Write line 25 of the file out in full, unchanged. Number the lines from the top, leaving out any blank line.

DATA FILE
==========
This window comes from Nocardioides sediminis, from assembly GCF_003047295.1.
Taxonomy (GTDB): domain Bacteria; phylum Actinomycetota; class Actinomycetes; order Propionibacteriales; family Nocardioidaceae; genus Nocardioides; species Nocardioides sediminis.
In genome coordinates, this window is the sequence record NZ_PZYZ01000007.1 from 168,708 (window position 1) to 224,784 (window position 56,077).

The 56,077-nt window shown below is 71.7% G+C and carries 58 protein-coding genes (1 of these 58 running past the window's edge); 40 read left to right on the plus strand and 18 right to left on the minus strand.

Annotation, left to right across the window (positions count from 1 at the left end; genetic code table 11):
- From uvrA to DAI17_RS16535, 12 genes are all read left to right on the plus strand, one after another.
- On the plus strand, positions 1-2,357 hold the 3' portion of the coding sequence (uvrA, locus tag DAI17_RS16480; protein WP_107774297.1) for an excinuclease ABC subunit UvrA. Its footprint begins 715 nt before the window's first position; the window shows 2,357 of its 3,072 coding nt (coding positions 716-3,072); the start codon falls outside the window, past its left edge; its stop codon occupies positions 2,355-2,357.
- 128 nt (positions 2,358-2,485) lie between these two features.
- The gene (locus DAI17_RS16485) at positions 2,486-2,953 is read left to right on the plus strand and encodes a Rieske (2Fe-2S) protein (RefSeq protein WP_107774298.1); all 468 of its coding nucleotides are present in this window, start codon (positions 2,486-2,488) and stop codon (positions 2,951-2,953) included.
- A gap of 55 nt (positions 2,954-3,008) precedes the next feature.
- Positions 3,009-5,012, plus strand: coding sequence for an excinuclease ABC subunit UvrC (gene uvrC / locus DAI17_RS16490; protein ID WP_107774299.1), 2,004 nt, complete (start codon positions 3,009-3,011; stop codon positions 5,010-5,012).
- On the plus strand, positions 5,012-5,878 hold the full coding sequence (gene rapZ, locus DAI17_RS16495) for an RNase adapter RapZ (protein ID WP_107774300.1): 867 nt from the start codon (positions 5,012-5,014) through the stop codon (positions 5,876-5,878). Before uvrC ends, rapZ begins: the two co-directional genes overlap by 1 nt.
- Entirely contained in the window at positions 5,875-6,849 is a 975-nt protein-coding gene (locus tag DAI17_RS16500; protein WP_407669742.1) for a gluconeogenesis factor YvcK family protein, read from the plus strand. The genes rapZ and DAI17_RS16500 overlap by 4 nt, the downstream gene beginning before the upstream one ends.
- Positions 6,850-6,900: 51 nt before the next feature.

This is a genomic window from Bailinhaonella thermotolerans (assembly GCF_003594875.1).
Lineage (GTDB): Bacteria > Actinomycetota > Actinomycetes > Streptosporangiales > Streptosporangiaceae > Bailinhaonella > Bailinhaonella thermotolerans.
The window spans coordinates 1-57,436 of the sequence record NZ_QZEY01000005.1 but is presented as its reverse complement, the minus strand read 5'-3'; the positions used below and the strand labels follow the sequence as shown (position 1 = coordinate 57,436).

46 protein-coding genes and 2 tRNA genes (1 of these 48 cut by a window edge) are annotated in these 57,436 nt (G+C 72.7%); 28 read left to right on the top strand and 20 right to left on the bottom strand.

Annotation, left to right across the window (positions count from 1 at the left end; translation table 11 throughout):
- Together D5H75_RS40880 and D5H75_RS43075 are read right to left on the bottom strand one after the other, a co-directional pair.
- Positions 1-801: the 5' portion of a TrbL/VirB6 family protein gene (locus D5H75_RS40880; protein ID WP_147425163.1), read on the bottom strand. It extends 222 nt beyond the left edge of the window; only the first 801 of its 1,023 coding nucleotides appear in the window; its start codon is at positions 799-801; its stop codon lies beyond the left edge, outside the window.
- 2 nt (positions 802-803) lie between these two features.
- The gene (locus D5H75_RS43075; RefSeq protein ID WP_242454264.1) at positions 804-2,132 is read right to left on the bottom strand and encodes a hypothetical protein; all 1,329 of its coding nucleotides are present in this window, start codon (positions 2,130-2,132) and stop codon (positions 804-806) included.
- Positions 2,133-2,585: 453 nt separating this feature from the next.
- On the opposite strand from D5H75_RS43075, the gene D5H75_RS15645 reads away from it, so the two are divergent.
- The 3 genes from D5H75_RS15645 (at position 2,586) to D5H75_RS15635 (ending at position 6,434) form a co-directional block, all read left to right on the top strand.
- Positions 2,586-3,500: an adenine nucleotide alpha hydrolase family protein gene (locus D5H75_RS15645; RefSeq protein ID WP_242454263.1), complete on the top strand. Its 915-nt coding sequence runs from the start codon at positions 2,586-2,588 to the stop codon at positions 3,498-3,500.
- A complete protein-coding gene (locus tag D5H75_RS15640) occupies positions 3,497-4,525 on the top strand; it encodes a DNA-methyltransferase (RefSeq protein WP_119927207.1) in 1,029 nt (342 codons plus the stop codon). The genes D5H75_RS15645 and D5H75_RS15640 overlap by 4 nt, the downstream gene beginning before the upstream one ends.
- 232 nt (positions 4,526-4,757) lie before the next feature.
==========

- On the opposite strand from D5H75_RS43075, the gene D5H75_RS15645 reads away from it, so the two are divergent.